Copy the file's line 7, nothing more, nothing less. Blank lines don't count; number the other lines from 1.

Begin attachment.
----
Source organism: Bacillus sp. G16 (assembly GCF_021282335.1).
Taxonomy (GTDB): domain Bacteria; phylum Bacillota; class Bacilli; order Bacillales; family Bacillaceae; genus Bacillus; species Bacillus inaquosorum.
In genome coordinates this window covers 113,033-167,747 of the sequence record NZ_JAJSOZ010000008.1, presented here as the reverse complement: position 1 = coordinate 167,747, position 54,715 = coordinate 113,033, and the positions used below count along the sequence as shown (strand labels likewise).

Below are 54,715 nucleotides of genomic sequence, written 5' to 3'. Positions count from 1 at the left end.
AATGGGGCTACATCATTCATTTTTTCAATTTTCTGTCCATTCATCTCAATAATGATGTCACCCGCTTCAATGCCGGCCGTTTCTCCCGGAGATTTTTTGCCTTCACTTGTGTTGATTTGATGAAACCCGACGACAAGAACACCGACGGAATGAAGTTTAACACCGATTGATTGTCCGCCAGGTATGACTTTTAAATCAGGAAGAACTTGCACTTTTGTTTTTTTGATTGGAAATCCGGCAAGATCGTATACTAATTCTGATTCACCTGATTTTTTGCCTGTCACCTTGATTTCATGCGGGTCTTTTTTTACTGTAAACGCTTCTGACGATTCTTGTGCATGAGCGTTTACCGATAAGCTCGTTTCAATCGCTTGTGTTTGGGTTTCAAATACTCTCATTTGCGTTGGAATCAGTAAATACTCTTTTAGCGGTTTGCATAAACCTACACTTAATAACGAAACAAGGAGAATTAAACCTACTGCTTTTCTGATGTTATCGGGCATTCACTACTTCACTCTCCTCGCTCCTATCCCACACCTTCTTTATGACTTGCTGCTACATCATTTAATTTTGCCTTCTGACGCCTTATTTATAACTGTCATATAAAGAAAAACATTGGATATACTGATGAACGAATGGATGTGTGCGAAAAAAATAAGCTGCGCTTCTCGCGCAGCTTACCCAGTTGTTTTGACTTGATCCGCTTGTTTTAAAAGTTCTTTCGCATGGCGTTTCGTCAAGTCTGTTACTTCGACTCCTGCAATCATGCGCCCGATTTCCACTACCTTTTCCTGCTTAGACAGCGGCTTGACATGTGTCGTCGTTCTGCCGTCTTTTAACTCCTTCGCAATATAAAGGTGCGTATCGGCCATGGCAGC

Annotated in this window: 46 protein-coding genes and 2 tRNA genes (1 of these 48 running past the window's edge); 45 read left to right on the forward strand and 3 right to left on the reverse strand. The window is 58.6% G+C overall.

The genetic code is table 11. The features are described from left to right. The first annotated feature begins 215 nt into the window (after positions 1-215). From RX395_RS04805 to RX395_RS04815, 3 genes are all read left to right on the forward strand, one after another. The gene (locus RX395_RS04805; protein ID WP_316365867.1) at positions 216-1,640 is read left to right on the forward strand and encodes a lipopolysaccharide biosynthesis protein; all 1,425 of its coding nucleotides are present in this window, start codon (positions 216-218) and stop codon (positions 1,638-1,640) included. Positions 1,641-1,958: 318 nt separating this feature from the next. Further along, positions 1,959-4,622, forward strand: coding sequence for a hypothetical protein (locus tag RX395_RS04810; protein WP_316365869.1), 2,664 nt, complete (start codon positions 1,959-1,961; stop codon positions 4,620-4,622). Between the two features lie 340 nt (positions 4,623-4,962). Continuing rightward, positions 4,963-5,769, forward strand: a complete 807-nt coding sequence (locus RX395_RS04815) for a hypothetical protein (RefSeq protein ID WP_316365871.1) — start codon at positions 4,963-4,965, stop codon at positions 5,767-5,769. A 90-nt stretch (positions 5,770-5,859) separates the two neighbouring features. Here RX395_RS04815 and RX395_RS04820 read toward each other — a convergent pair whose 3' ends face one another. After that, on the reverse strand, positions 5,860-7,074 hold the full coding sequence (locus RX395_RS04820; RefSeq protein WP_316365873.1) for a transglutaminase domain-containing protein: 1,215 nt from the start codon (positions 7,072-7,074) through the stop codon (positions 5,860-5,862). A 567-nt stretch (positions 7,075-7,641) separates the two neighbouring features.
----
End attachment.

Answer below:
The genetic code is table 11. The features are described from left to right. The first annotated feature begins 215 nt into the window (after positions 1-215). From RX395_RS04805 to RX395_RS04815, 3 genes are all read left to right on the forward strand, one after another. The gene (locus RX395_RS04805; protein ID WP_316365867.1) at positions 216-1,640 is read left to right on the forward strand and encodes a lipopolysaccharide biosynthesis protein; all 1,425 of its coding nucleotides are present in this window, start codon (positions 216-218) and stop codon (positions 1,638-1,640) included. Positions 1,641-1,958: 318 nt separating this feature from the next. Further along, positions 1,959-4,622, forward strand: coding sequence for a hypothetical protein (locus tag RX395_RS04810; protein WP_316365869.1), 2,664 nt, complete (start codon positions 1,959-1,961; stop codon positions 4,620-4,622). Between the two features lie 340 nt (positions 4,623-4,962). Continuing rightward, positions 4,963-5,769, forward strand: a complete 807-nt coding sequence (locus RX395_RS04815) for a hypothetical protein (RefSeq protein ID WP_316365871.1) — start codon at positions 4,963-4,965, stop codon at positions 5,767-5,769. A 90-nt stretch (positions 5,770-5,859) separates the two neighbouring features. Here RX395_RS04815 and RX395_RS04820 read toward each other — a convergent pair whose 3' ends face one another. After that, on the reverse strand, positions 5,860-7,074 hold the full coding sequence (locus RX395_RS04820; RefSeq protein WP_316365873.1) for a transglutaminase domain-containing protein: 1,215 nt from the start codon (positions 7,072-7,074) through the stop codon (positions 5,860-5,862). A 567-nt stretch (positions 7,075-7,641) separates the two neighbouring features.